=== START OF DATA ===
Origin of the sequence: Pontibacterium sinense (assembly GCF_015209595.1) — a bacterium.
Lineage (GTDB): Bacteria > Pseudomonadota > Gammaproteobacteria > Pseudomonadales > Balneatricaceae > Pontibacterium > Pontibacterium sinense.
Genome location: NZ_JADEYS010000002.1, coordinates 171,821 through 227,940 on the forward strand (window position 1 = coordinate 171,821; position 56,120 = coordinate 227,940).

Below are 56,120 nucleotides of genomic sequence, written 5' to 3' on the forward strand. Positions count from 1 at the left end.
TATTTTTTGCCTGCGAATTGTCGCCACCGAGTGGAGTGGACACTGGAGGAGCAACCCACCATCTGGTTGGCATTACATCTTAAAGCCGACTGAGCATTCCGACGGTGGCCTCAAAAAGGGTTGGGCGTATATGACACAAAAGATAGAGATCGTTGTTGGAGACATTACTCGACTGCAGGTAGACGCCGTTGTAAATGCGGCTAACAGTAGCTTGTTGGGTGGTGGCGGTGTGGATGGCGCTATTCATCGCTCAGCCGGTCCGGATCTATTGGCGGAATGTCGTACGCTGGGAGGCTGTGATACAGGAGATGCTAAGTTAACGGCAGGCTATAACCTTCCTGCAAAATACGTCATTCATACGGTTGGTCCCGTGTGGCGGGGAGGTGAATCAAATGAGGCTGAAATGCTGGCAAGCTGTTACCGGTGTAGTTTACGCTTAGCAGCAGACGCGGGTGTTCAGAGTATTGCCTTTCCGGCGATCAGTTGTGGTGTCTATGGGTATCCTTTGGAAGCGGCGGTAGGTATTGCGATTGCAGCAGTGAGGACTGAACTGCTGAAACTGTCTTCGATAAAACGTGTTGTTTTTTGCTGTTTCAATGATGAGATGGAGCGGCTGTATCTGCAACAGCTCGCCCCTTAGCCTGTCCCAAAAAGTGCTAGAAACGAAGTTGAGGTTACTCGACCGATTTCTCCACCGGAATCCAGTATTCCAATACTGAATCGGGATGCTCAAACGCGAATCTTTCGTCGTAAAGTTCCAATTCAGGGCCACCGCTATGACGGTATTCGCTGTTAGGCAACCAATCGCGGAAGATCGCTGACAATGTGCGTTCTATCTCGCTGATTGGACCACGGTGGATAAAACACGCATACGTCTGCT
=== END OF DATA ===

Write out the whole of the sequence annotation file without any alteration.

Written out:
Origin of the sequence: Pontibacterium sinense (assembly GCF_015209595.1) — a bacterium.
Lineage (GTDB): Bacteria > Pseudomonadota > Gammaproteobacteria > Pseudomonadales > Balneatricaceae > Pontibacterium > Pontibacterium sinense.
Genome location: NZ_JADEYS010000002.1, coordinates 171,821 through 227,940 on the forward strand (window position 1 = coordinate 171,821; position 56,120 = coordinate 227,940).

Below are 56,120 nucleotides of genomic sequence, written 5' to 3' on the forward strand. Positions count from 1 at the left end.
TATTTTTTGCCTGCGAATTGTCGCCACCGAGTGGAGTGGACACTGGAGGAGCAACCCACCATCTGGTTGGCATTACATCTTAAAGCCGACTGAGCATTCCGACGGTGGCCTCAAAAAGGGTTGGGCGTATATGACACAAAAGATAGAGATCGTTGTTGGAGACATTACTCGACTGCAGGTAGACGCCGTTGTAAATGCGGCTAACAGTAGCTTGTTGGGTGGTGGCGGTGTGGATGGCGCTATTCATCGCTCAGCCGGTCCGGATCTATTGGCGGAATGTCGTACGCTGGGAGGCTGTGATACAGGAGATGCTAAGTTAACGGCAGGCTATAACCTTCCTGCAAAATACGTCATTCATACGGTTGGTCCCGTGTGGCGGGGAGGTGAATCAAATGAGGCTGAAATGCTGGCAAGCTGTTACCGGTGTAGTTTACGCTTAGCAGCAGACGCGGGTGTTCAGAGTATTGCCTTTCCGGCGATCAGTTGTGGTGTCTATGGGTATCCTTTGGAAGCGGCGGTAGGTATTGCGATTGCAGCAGTGAGGACTGAACTGCTGAAACTGTCTTCGATAAAACGTGTTGTTTTTTGCTGTTTCAATGATGAGATGGAGCGGCTGTATCTGCAACAGCTCGCCCCTTAGCCTGTCCCAAAAAGTGCTAGAAACGAAGTTGAGGTTACTCGACCGATTTCTCCACCGGAATCCAGTATTCCAATACTGAATCGGGATGCTCAAACGCGAATCTTTCGTCGTAAAGTTCCAATTCAGGGCCACCGCTATGACGGTATTCGCTGTTAGGCAACCAATCGCGGAAGATCGCTGACAATGTGCGTTCTATCTCGCTGATTGGACCACGGTGGATAAAACACGCATACGTCTGCT